The democratic dilemma posed by social media
I remember the day I was introduced to The Facebook. A Harvard undergraduate whom I had met in a class invited me via email to join this mysterious club. I created my (rudimentary) account, found it populated with only Harvard students, and unable to figure out its purpose beyond invitations to parties and events on campus, shrugged and didn’t browse it again for another couple of years or so.
I was, of course, hopelessly behind the times. The Facebook became Facebook, and the whole world and their mother (and mine) joined. Facebook was first a way for people to connect with friends and family, then with people who were in their orbit perhaps, but not in their social circles, and finally, with strangers. This universality and sheer liberal reach of Facebook, and later, other social media outlets such as Twitter, seemed to be the ultimate harbinger of democracy and transparency.
Fast forward then to Wednesday’s American presidential inauguration. President Joe Biden struck a sombre note. “Democracy,” he said, had “prevailed” but it is “fragile.” Biden was referring to the storming of the United States (US) Capitol on January 6, when a group of protesters, egged on by Donald Trump to believe that the election had been fraudulent, attacked the very seat of American democracy. Trump was rightly blamed for his instigating role in the riots but there was another culprit as well — social media. The reputation of Facebook and Twitter lay in tatters. What followed in the aftermath of the insurrection — the suspensions and banning of accounts — did nothing to restore their democratic reputation.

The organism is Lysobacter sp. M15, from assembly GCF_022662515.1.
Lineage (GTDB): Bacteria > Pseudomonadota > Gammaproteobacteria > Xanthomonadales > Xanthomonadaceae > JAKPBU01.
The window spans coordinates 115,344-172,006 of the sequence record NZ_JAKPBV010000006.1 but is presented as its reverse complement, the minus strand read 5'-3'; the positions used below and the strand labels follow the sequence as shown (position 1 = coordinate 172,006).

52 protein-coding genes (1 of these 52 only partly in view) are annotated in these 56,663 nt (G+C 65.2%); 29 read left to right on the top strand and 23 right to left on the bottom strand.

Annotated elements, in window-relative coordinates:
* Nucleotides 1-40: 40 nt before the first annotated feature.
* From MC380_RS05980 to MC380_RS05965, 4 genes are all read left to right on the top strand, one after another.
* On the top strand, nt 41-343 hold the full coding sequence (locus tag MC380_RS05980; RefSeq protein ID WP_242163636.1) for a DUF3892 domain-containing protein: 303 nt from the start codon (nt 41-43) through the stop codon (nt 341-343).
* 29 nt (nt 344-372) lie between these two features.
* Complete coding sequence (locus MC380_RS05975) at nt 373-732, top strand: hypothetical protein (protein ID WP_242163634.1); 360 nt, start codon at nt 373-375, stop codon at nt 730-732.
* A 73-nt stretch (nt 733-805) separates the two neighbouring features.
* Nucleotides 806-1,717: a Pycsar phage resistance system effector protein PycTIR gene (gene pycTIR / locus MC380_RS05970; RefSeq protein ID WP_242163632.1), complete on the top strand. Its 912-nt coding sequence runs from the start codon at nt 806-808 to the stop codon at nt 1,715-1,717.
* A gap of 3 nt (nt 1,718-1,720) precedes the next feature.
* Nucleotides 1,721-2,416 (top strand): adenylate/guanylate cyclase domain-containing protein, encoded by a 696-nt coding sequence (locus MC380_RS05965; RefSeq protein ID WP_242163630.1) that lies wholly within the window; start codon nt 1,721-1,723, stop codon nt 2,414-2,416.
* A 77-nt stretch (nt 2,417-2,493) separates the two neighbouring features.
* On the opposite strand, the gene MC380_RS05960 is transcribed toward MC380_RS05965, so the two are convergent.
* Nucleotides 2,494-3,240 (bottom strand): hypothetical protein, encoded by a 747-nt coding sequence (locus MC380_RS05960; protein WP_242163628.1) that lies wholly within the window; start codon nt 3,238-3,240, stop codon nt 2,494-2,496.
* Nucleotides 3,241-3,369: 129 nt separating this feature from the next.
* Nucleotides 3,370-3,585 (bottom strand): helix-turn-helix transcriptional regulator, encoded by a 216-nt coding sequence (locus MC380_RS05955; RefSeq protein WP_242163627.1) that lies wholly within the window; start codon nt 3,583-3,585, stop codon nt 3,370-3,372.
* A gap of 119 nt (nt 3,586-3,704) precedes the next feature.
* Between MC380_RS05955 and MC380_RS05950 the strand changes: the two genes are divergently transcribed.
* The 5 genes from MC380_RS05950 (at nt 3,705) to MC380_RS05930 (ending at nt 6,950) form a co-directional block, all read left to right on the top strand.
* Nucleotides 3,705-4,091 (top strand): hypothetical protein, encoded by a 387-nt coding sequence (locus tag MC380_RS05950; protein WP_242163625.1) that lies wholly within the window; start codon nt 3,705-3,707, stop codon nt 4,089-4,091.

To understand how we got here we need to look to the evolution of social media as a tool by which not just ordinary people but countries began to do business. Twitter and Facebook would connect ordinary citizens yes, but also people to their political leaders, and political leaders to their counterparts.
One of the earliest inklings of the power of social media to change the way international politics is structured came during the Arab Spring. The suicide of a vegetable vendor to protest against the Tunisian government went viral across Facebook, Twitter, and YouTube, inspiring protests across West Asia and North Africa. Governments fell, and civil wars broke out. Social media played a critical role, spreading democratic ideas across multiple nations, and connecting citizens. It was lauded as “liberation technology” for ushering in an age of transparency and information sharing for the good. Political leaders were swift to capitalise on it.
When Barack Obama taped a message for Nowruz, the Persian New Year, for example, it went viral in Iran. It was shared on over 60,000 blogs, and watched by more than one third of the citizens of Iran. During his second term, when two US Navy patrol boats strayed into Iranian waters in the Persian Gulf, and the Iranian government detained the American sailors on board, diplomacy between Iran and the US played out on not just through the usual diplomatic back channels but also on Twitter. Iranian foreign minister Javad Zarif, and US Secretary of State, John Kerry announced the outcome on Twitter, resolving the #sailors episode.